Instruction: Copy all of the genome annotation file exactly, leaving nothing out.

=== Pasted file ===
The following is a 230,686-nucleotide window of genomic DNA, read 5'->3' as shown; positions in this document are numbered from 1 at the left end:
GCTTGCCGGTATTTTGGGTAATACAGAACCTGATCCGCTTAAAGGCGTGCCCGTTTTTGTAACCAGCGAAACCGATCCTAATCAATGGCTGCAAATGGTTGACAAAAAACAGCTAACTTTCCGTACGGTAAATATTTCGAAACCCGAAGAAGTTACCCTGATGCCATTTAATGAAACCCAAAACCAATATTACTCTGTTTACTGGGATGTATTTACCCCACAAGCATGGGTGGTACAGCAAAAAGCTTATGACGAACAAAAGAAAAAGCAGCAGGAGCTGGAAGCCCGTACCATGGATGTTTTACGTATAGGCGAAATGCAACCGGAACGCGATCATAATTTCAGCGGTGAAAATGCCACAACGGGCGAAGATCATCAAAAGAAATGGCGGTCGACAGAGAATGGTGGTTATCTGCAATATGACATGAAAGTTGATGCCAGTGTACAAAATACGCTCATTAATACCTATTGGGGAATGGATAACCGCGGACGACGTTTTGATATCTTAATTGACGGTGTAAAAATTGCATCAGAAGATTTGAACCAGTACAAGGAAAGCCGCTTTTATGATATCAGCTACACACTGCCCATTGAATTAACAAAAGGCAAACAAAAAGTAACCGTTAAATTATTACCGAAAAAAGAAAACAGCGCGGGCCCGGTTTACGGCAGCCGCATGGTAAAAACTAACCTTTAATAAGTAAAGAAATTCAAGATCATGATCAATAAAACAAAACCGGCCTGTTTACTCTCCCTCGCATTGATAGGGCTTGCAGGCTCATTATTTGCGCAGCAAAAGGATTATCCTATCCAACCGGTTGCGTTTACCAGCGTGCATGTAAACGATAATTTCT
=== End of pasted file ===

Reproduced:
The following is a 230,686-nucleotide window of genomic DNA, read 5'->3' as shown; positions in this document are numbered from 1 at the left end:
GCTTGCCGGTATTTTGGGTAATACAGAACCTGATCCGCTTAAAGGCGTGCCCGTTTTTGTAACCAGCGAAACCGATCCTAATCAATGGCTGCAAATGGTTGACAAAAAACAGCTAACTTTCCGTACGGTAAATATTTCGAAACCCGAAGAAGTTACCCTGATGCCATTTAATGAAACCCAAAACCAATATTACTCTGTTTACTGGGATGTATTTACCCCACAAGCATGGGTGGTACAGCAAAAAGCTTATGACGAACAAAAGAAAAAGCAGCAGGAGCTGGAAGCCCGTACCATGGATGTTTTACGTATAGGCGAAATGCAACCGGAACGCGATCATAATTTCAGCGGTGAAAATGCCACAACGGGCGAAGATCATCAAAAGAAATGGCGGTCGACAGAGAATGGTGGTTATCTGCAATATGACATGAAAGTTGATGCCAGTGTACAAAATACGCTCATTAATACCTATTGGGGAATGGATAACCGCGGACGACGTTTTGATATCTTAATTGACGGTGTAAAAATTGCATCAGAAGATTTGAACCAGTACAAGGAAAGCCGCTTTTATGATATCAGCTACACACTGCCCATTGAATTAACAAAAGGCAAACAAAAAGTAACCGTTAAATTATTACCGAAAAAAGAAAACAGCGCGGGCCCGGTTTACGGCAGCCGCATGGTAAAAACTAACCTTTAATAAGTAAAGAAATTCAAGATCATGATCAATAAAACAAAACCGGCCTGTTTACTCTCCCTCGCATTGATAGGGCTTGCAGGCTCATTATTTGCGCAGCAAAAGGATTATCCTATCCAACCGGTTGCGTTTACCAGCGTGCATGTAAACGATAATTTCT